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Posted at 12:13 PM ET, 06/09/2011

U.S. Army: We want tweet.

Attendees mingle during a break at the first annual Chirp, Twitter Developer's Conference April 14, 2010 in San Francisco, California. (Justin Sullivan - GETTY IMAGES)
Do you like social media? Do you want to help the U.S. Army fight insurgents? Then there’s a job for you. The Army is looking for a ”web content/social media manager” to help them fight the communications war in Afghanistan.

“The information domain is a battlespace, and it is one in which [United States Forces - Afghanistan] USFOR-A must take aggressive actions to win the important battle of perception,” reads a performance work statement. The document outlines a number of different positions to support the Deputy Chief of Staff’s communication office.

“To date, the Insurgents (INS) have undermined the credibility of USFOR-A, the International Community (IC), and Government of the Islamic Republic of Afghanistan (GIRoA) through effective use of the information environment, albeit without a commensurate increase in their own credibility,” the document continues. “This is a critical problem for USFOR-A but the consequences for GIRoA are even greater. GIRoA and the IC need to wrest the information intiative from the INS.”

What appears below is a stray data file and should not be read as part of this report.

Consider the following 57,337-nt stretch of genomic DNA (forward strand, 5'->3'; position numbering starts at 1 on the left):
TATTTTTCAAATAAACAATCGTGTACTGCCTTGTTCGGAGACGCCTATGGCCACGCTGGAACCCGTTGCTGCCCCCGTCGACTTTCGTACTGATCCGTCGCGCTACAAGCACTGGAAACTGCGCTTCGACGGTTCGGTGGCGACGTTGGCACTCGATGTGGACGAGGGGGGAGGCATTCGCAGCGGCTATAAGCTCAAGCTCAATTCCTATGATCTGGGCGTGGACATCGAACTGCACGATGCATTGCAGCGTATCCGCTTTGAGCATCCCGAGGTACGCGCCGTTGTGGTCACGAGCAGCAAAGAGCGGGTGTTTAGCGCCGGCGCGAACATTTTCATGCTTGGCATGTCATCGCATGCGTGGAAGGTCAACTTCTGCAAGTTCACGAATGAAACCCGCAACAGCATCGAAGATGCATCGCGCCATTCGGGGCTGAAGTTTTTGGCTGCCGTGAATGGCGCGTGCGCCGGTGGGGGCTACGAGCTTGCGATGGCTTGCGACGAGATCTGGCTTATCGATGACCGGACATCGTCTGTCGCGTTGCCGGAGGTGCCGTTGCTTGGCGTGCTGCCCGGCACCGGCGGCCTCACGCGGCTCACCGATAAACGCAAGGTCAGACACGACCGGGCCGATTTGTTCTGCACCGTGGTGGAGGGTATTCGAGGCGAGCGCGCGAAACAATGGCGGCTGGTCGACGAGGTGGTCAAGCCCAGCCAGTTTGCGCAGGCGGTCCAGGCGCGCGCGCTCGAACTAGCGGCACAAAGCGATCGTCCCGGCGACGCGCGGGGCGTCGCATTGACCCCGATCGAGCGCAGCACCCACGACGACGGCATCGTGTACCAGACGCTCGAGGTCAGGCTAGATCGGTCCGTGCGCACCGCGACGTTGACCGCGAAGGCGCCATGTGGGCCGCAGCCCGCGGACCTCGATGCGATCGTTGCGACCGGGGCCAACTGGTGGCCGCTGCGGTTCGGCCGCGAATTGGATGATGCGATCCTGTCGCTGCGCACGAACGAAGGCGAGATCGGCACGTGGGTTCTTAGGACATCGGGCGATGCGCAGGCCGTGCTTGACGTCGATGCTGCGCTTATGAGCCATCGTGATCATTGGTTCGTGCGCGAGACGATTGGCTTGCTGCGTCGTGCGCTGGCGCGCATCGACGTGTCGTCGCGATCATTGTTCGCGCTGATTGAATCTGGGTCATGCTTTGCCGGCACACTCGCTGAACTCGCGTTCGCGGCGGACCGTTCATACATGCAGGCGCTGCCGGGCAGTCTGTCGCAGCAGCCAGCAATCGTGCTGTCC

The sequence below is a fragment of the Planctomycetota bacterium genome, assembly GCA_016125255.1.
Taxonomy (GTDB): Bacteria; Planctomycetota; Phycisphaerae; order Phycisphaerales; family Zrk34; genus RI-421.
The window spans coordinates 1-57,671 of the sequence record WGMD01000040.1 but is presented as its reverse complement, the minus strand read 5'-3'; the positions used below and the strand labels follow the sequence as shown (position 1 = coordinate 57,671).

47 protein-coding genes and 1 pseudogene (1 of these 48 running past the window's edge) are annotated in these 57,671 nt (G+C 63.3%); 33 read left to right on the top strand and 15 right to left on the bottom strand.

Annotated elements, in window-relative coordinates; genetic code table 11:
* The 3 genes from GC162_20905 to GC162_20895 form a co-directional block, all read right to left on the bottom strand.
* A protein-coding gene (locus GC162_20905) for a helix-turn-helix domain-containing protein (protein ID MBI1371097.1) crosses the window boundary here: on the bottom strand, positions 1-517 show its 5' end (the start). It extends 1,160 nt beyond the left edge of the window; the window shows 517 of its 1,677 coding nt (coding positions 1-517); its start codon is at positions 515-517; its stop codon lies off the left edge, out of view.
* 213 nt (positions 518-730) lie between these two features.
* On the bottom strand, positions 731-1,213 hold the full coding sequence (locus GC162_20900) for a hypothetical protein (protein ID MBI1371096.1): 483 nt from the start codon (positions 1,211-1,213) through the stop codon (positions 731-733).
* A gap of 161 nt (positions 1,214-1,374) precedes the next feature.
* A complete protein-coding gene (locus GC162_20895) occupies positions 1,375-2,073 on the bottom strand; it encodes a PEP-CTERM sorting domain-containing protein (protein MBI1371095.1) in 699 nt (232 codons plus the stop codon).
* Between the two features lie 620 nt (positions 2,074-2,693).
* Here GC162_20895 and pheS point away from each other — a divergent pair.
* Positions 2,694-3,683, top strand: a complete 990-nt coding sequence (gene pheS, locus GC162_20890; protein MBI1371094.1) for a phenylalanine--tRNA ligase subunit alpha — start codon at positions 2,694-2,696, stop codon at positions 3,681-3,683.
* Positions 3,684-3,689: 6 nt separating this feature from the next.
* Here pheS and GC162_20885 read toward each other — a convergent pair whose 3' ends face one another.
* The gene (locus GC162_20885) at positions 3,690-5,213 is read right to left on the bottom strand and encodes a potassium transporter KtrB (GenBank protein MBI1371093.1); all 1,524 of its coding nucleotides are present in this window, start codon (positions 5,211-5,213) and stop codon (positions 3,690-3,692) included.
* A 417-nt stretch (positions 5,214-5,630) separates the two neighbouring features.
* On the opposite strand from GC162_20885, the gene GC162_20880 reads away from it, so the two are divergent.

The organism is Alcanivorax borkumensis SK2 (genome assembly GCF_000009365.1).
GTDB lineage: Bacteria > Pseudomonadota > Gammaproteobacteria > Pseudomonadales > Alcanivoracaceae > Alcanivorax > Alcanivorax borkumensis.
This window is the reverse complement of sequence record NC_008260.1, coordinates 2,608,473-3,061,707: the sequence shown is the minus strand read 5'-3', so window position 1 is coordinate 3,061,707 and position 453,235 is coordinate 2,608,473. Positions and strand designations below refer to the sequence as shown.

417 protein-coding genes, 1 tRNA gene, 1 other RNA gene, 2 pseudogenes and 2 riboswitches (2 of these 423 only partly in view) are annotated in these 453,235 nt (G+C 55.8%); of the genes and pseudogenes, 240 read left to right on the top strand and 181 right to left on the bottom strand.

The social media manager post is among many positions the Army is hoping to fill. The statement also outlines the need for a “Web Engineer/Social Media Portal Manager” and “Defense Video Information Distribution System (DVIDS) Technician.”

In an editorial, Wednesday, Mark W. Johnson, co-founder and chairman of Innosight, an innovation strategy firm, warned that the U.S. military had an imperative to innovate, creating a new business model for a new war:’s not enough to ask American warfighters, “What do you need?” We need to start asking them, “What are you trying to get done?” That’s the real question.
Yet identifying the answer in today’s more ambiguous and unfamiliar combat won’t be easy. After ten years of war, at much too high a cost in lives and treasure, we have learned the hard way what’s really needed – detection of explosive devices and similar threats, security among a civilian population that has hidden enemies, and the critical ability for instant communication among everyone in all units. 

With job postings like this one, it appears the Army is getting the message.

(h/t What’s Trending/CBS)

By  |  12:13 PM ET, 06/09/2011

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